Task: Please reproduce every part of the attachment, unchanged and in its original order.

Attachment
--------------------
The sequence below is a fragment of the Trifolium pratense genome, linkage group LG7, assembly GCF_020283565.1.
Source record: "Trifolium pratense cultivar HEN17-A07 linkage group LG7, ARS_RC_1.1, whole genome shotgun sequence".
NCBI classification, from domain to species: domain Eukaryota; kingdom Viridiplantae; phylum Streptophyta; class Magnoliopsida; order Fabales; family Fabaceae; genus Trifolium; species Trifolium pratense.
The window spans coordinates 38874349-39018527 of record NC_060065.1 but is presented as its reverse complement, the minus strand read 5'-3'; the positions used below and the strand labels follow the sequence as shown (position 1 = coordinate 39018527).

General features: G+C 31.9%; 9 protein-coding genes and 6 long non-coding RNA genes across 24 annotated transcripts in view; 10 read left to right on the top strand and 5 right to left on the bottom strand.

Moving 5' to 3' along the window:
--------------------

The sequence below is a fragment of the Trifolium pratense genome, linkage group LG7, assembly GCF_020283565.1.
Source record: "Trifolium pratense cultivar HEN17-A07 linkage group LG7, ARS_RC_1.1, whole genome shotgun sequence".
NCBI classification, from domain to species: domain Eukaryota; kingdom Viridiplantae; phylum Streptophyta; class Magnoliopsida; order Fabales; family Fabaceae; genus Trifolium; species Trifolium pratense.
The window spans coordinates 38874349-39018527 of record NC_060065.1 but is presented as its reverse complement, the minus strand read 5'-3'; the positions used below and the strand labels follow the sequence as shown (position 1 = coordinate 39018527).

General features: G+C 31.9%; 9 protein-coding genes and 6 long non-coding RNA genes across 24 annotated transcripts in view; 10 read left to right on the top strand and 5 right to left on the bottom strand.

Moving 5' to 3' along the window: